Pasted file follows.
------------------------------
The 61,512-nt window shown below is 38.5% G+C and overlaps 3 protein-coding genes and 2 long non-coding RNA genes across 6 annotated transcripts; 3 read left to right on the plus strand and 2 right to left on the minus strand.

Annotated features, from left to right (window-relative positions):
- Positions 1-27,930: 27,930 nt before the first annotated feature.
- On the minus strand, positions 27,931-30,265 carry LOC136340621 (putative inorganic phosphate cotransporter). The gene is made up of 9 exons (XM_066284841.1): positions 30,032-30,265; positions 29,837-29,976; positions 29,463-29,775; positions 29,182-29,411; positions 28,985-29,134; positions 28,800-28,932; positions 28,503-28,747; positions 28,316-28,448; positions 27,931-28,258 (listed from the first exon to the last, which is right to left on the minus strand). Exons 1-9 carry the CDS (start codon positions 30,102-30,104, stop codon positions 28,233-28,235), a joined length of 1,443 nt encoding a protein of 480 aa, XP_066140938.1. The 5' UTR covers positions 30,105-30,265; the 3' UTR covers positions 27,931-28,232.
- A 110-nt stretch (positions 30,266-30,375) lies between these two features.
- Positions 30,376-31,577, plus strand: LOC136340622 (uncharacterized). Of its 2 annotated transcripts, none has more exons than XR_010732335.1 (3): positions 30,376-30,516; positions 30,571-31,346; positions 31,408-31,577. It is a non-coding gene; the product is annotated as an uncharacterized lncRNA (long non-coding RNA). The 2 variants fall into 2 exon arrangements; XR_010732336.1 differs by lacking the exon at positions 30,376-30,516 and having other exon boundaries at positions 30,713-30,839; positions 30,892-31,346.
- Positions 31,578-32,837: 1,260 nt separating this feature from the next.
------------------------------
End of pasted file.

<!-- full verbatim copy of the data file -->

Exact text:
The 61,512-nt window shown below is 38.5% G+C and overlaps 3 protein-coding genes and 2 long non-coding RNA genes across 6 annotated transcripts; 3 read left to right on the plus strand and 2 right to left on the minus strand.

Annotated features, from left to right (window-relative positions):
- Positions 1-27,930: 27,930 nt before the first annotated feature.
- On the minus strand, positions 27,931-30,265 carry LOC136340621 (putative inorganic phosphate cotransporter). The gene is made up of 9 exons (XM_066284841.1): positions 30,032-30,265; positions 29,837-29,976; positions 29,463-29,775; positions 29,182-29,411; positions 28,985-29,134; positions 28,800-28,932; positions 28,503-28,747; positions 28,316-28,448; positions 27,931-28,258 (listed from the first exon to the last, which is right to left on the minus strand). Exons 1-9 carry the CDS (start codon positions 30,102-30,104, stop codon positions 28,233-28,235), a joined length of 1,443 nt encoding a protein of 480 aa, XP_066140938.1. The 5' UTR covers positions 30,105-30,265; the 3' UTR covers positions 27,931-28,232.
- A 110-nt stretch (positions 30,266-30,375) lies between these two features.
- Positions 30,376-31,577, plus strand: LOC136340622 (uncharacterized). Of its 2 annotated transcripts, none has more exons than XR_010732335.1 (3): positions 30,376-30,516; positions 30,571-31,346; positions 31,408-31,577. It is a non-coding gene; the product is annotated as an uncharacterized lncRNA (long non-coding RNA). The 2 variants fall into 2 exon arrangements; XR_010732336.1 differs by lacking the exon at positions 30,376-30,516 and having other exon boundaries at positions 30,713-30,839; positions 30,892-31,346.
- Positions 31,578-32,837: 1,260 nt separating this feature from the next.